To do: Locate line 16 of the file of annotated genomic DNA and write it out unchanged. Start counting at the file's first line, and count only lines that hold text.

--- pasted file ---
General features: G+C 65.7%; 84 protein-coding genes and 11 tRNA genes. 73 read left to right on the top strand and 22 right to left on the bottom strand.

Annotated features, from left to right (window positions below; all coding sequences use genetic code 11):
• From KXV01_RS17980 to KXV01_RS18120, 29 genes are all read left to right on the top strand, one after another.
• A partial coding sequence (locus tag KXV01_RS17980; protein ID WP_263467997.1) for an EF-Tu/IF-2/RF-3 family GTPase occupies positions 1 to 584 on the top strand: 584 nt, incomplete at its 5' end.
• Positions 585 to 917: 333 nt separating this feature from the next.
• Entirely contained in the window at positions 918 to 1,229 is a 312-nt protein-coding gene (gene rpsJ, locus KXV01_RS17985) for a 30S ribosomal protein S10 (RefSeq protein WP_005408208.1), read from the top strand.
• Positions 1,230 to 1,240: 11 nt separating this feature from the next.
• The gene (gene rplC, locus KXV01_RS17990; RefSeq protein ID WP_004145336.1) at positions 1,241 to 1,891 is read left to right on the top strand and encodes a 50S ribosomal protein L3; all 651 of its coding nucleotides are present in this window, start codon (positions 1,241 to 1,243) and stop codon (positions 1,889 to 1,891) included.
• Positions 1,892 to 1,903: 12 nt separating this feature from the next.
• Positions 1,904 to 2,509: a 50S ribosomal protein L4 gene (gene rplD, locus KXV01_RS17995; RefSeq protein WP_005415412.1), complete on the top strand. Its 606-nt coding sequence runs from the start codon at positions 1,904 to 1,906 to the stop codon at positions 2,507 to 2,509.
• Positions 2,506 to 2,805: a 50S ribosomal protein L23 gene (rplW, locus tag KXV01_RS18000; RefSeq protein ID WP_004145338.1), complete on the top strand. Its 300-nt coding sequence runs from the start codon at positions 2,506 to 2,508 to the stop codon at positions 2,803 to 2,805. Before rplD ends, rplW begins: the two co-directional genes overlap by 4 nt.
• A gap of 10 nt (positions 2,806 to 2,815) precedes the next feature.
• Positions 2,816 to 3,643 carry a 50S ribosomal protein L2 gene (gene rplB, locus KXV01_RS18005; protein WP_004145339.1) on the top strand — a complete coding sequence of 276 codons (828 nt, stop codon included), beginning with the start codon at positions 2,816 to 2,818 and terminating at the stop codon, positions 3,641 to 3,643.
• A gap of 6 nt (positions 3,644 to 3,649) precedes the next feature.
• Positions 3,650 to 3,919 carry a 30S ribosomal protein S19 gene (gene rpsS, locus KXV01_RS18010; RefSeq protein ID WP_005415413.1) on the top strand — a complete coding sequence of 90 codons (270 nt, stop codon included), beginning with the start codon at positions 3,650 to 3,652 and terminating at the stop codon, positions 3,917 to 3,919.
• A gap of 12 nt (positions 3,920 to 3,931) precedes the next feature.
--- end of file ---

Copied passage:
• A gap of 12 nt (positions 3,920 to 3,931) precedes the next feature.